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Juror Deliberations

Legal experts weigh in on the Tyco trial’s infamous obstructionist, Juror No. 4.


What do you think about Juror No. 4?
Raoul Felder, divorce lawyer and former federal prosecutor: She should not have been on the jury in the first place. Someone didn’t do their homework.
Benjamin Brafman, defense attorney: This is unprecedented, to have a juror not only identified but also to know her alleged position.
Nancy Grace, Court TV anchor: There’s nothing the judge can do. I can’t tell you how crushing this is.
Floyd Abrams, First Amendment lawyer: She’s a committed, independent sort.

What’s the effect of her being named in the press?
Felder: We’ve made her an instant celebrity and a media star, a dimension that has no place in the courtroom, at least for a juror. She’ll probably go right on 60 Minutes.
Grace: I think it is an outright shame. Who’s going to sit on a jury in the future when they are afraid of being named? This is going to chill the jury-selection process.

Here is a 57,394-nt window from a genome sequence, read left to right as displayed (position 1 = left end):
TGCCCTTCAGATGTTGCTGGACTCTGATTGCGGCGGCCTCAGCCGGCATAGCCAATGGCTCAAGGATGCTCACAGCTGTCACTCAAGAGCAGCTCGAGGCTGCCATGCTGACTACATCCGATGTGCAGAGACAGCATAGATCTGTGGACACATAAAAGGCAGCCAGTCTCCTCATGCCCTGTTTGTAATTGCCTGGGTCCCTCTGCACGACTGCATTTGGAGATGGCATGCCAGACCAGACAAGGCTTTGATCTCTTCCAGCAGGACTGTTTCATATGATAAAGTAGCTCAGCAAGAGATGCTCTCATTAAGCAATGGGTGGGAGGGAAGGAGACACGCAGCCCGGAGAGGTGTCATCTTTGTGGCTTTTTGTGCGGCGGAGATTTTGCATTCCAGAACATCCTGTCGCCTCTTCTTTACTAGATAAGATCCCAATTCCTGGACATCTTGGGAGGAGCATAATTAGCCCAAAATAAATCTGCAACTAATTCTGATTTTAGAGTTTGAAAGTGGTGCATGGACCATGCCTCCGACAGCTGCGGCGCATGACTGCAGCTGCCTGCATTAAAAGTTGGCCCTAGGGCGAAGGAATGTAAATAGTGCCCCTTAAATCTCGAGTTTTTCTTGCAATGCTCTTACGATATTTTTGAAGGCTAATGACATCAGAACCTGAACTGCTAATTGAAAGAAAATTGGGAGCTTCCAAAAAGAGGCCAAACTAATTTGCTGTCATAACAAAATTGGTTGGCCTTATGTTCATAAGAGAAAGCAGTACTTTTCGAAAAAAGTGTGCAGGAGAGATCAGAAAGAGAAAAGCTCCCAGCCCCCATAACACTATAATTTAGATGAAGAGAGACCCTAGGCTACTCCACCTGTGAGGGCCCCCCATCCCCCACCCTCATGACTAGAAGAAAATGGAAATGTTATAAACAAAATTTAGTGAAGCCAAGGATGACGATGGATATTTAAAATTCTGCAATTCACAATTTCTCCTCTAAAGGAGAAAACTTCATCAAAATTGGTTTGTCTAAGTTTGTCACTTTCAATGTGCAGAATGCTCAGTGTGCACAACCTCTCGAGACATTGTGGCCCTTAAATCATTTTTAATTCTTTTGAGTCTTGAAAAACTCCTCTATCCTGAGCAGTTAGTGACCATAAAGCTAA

Abrams: I think she’d be just as likely to deliver a fair verdict after being named as before.

Is it possible to have total control over selecting a jury?
Felder: This juror was so idiosyncratic, it should’ve come out.
Brafman: I don’t care how good you are and how many jury consultants you have. I’ve been doing this for 30 years, and picking a jury is essentially an educated crapshoot.
Grace: Absolutely not. You will never really know who’s on your jury. Look at what can happen. You’ve got Martha Stewart with one foot in a jail cell, and you’ve got Dennis Kozlowski, who allegedly stole $600 million from regular people, and he’s laughing all the way uptown.
Abrams: Most of the time, lawyers try to avoid awful jurors rather than select great ones. You don’t have time to choose a perfect jury. All you can do is try to prevent picking people who are hopeless.

What should you do with a maverick juror?
Felder: The only thing you can do is play for her. Put your head in her head. She’s a wild card, and you have to try to think the way she’s thinking.
Brafman: Sometimes you need a maverick juror to get by the terribly prejudicial publicity that surrounds a case like this.
Grace: Have the judge give the dynamite charge and really put the pressure on. Or you can starve them into an answer. I once had a jury deliberating until midnight, and it was only the promise of a pizza delivery that got them out of there.
Abrams: Pray.


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